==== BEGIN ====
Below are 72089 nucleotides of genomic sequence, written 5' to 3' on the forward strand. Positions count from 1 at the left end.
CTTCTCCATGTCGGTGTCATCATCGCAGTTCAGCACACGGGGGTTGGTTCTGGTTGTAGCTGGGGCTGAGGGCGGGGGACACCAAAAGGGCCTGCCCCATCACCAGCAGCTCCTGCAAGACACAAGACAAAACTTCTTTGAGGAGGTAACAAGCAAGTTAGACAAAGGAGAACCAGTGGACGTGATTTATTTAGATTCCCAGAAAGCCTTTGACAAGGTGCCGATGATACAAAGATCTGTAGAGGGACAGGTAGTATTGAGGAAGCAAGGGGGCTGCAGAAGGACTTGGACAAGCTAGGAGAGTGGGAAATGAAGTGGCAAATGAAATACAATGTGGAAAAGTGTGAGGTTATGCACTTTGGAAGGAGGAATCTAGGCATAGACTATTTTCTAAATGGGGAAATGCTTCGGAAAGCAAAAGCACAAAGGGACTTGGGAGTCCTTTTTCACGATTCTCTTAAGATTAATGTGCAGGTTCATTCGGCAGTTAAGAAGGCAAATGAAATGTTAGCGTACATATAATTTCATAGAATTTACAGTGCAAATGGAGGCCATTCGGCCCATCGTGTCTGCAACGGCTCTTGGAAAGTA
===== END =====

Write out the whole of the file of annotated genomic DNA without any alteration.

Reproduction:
Below are 72089 nucleotides of genomic sequence, written 5' to 3' on the forward strand. Positions count from 1 at the left end.
CTTCTCCATGTCGGTGTCATCATCGCAGTTCAGCACACGGGGGTTGGTTCTGGTTGTAGCTGGGGCTGAGGGCGGGGGACACCAAAAGGGCCTGCCCCATCACCAGCAGCTCCTGCAAGACACAAGACAAAACTTCTTTGAGGAGGTAACAAGCAAGTTAGACAAAGGAGAACCAGTGGACGTGATTTATTTAGATTCCCAGAAAGCCTTTGACAAGGTGCCGATGATACAAAGATCTGTAGAGGGACAGGTAGTATTGAGGAAGCAAGGGGGCTGCAGAAGGACTTGGACAAGCTAGGAGAGTGGGAAATGAAGTGGCAAATGAAATACAATGTGGAAAAGTGTGAGGTTATGCACTTTGGAAGGAGGAATCTAGGCATAGACTATTTTCTAAATGGGGAAATGCTTCGGAAAGCAAAAGCACAAAGGGACTTGGGAGTCCTTTTTCACGATTCTCTTAAGATTAATGTGCAGGTTCATTCGGCAGTTAAGAAGGCAAATGAAATGTTAGCGTACATATAATTTCATAGAATTTACAGTGCAAATGGAGGCCATTCGGCCCATCGTGTCTGCAACGGCTCTTGGAAAGTA